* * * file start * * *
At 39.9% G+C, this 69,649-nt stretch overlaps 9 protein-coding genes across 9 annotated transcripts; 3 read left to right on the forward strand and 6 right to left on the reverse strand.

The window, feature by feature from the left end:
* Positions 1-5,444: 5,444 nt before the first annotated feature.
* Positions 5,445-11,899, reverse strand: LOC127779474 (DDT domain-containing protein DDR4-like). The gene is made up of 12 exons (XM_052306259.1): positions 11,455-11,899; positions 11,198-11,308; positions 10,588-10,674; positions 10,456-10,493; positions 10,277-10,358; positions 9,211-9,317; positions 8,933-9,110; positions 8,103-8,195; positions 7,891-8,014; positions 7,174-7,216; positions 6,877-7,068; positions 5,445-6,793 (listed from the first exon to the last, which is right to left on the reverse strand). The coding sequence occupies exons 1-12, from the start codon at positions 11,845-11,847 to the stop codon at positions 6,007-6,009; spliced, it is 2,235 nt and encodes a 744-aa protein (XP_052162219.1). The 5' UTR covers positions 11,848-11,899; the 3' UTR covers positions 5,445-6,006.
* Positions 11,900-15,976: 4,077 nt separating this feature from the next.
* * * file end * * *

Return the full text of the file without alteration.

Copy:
At 39.9% G+C, this 69,649-nt stretch overlaps 9 protein-coding genes across 9 annotated transcripts; 3 read left to right on the forward strand and 6 right to left on the reverse strand.

The window, feature by feature from the left end:
* Positions 1-5,444: 5,444 nt before the first annotated feature.
* Positions 5,445-11,899, reverse strand: LOC127779474 (DDT domain-containing protein DDR4-like). The gene is made up of 12 exons (XM_052306259.1): positions 11,455-11,899; positions 11,198-11,308; positions 10,588-10,674; positions 10,456-10,493; positions 10,277-10,358; positions 9,211-9,317; positions 8,933-9,110; positions 8,103-8,195; positions 7,891-8,014; positions 7,174-7,216; positions 6,877-7,068; positions 5,445-6,793 (listed from the first exon to the last, which is right to left on the reverse strand). The coding sequence occupies exons 1-12, from the start codon at positions 11,845-11,847 to the stop codon at positions 6,007-6,009; spliced, it is 2,235 nt and encodes a 744-aa protein (XP_052162219.1). The 5' UTR covers positions 11,848-11,899; the 3' UTR covers positions 5,445-6,006.
* Positions 11,900-15,976: 4,077 nt separating this feature from the next.